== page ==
Jennifer Westacott - AM, ABC Radio

Event: Interview with Sabra Lane, ABC Radio – AM

Date: 13 February 2017

Topics: energy, company tax


SABRA LANE: One of the alliance signatories calling for an end to the partisan games on energy is the Business Council of Australia. The Council's membership is made up of the CEOs of Australia's top companies, including mining and energy groups. The Council's chief executive is Jennifer Westacott, and she joins me now. Good morning.


SABRA LANE: Is energy security the highest priority for business right now?

JENNIFER WESTACOTT: Well, I think it's a combination of energy security and getting our economy to be more competitive through, you know, in the first instance, a lower tax rate. But on energy, yes, this is a huge issue, and we need - the point of putting out that statement amongst groups, some of whom, you know, would have quite different views on a range of issues, is to say we need a calm and informed debate that allows us to get energy and climate change policy to achieve affordable supply, secure and reliable supply, keep our economy growing and, obviously, reduce our emissions over time.

And we need some certainty here, because really, Sabra, what matters here is business. The only people who are going to make the investments are business, and they need that sense of certainty that's only going to come from bipartisanship.

SABRA LANE: Can the politics be taken out of this to design a policy that is acceptable to the major parties and that delivers for business and householders?

JENNIFER WESTACOTT: Well, you know, I think the politics has to be taken out. We're sort of now at the point of, "Can we keep the lights on? Can we keep the bills affordable for the average household?" That's actually what's at stake here.

And, you know, when we start hearing those discussions about, you know, potential blackouts in New South Wales, surely that's a call to every politician of every political party in Australia and every level of government to get together and say, "How do we achieve security, reliability, affordability, keep our economy growing and transition to a lower emissions economy?" I mean, what's the alternative if we keep blaming and nit-picking, albeit very interesting in the media? This really matters now, and we need some urgent, urgent collaboration.

SABRA LANE: You've got some big energy users who are members of the BCA.


SABRA LANE: Are they telling you that they're considering going offshore because of the unreliability or the instability?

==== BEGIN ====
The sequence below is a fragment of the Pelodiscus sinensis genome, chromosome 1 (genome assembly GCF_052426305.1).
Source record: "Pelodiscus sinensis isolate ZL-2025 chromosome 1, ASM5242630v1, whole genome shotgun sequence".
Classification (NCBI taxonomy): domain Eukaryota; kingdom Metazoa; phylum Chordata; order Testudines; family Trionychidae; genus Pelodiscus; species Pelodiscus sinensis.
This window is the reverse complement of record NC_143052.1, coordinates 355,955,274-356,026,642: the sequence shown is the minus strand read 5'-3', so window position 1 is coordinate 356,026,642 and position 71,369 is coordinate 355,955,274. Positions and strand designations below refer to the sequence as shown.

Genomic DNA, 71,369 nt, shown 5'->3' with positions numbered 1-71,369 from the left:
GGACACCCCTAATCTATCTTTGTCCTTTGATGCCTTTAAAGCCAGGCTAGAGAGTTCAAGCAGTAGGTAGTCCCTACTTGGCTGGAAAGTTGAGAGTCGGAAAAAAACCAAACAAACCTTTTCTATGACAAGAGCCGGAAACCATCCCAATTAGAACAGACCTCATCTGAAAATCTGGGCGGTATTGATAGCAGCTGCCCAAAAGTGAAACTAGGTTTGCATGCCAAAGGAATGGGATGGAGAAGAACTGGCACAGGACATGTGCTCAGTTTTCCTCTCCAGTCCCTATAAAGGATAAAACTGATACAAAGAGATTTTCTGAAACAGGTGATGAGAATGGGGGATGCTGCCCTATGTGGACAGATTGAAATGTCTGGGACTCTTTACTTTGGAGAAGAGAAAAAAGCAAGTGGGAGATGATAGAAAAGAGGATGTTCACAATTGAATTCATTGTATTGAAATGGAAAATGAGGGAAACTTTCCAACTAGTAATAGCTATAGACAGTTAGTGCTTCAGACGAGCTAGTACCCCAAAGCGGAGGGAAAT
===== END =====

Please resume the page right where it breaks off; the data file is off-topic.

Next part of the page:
JENNIFER WESTACOTT: Well, I mean, that's a big call for companies. But over time, you know, we need investment. I think I'd flip that around and say this is going to require major investment, and without that certainty – and, of course, you know, without sort of more competitive settings in our tax environment – we're certainly not making it very attractive for people to put money into projects that really have to go over 10, 20, 30 years. And, of course, I would pick up on something the minister said which I agree with – we do need to have, in this country, realistic, achievable targets, and this kind of the states setting these big targets and then doing things like a moratorium on gas, that is not helping at all.

SABRA LANE: Are you worried about the prospect of more blackouts once Hazelwood closes next month?

JENNIFER WESTACOTT: Well, we – that's, I guess, the question, isn't it? And that's why we need the state and federal governments and the business community to come together and say, "How do we make sure that we can give that security and reliability, and, of course, the affordability that households and businesses are looking for?" That's the sort of analysis we need, because we can't keep going with setting these targets, putting moratoriums on gas, seeing, you know, major base load being taken out.

And, of course, the big issue is about how we actually organise the market so that things like renewable energy can be integrated properly, given its volatility.

SABRA LANE: Now, the taxation plan is going to be discussed before the House of Reps today. The Senate looks set to block it. What do you think the government should do?

JENNIFER WESTACOTT: Well, the government's got to stay the course with this, because this is the right policy for the country. I mean, my question to the Senate is this – “What is Plan B? What is the alternative plan so that we can get business investing, which is the only way of creating jobs for the future, and it's the only way of creating higher wages? Where is the alternative plan in this country to grow the size of the economic pie if we do not have something that encourages businesses to invest in the face of a global economy which is seeing other countries – the United States, the British, the Asians already with very low taxes – in the face of that global competition for investment, what is plan B?"

SABRA LANE: Now, just quickly, the Treasurer's using a statement, excuse me, by the Federal Bank governor, Philip Lowe, last week saying that there should be a review of the corporate tax as an endorsement for the government's plan. Did you see it that way, as an endorsement?

JENNIFER WESTACOTT: Well, he's certainly making the point that we've been making, and many others have been making, that we need a more competitive tax regime if we are to get investment up. Business investment now at the lowest level since the 1990s recession. What is the plan to do that if we are not going to change our competitive settings? That was his point, and I agree with him.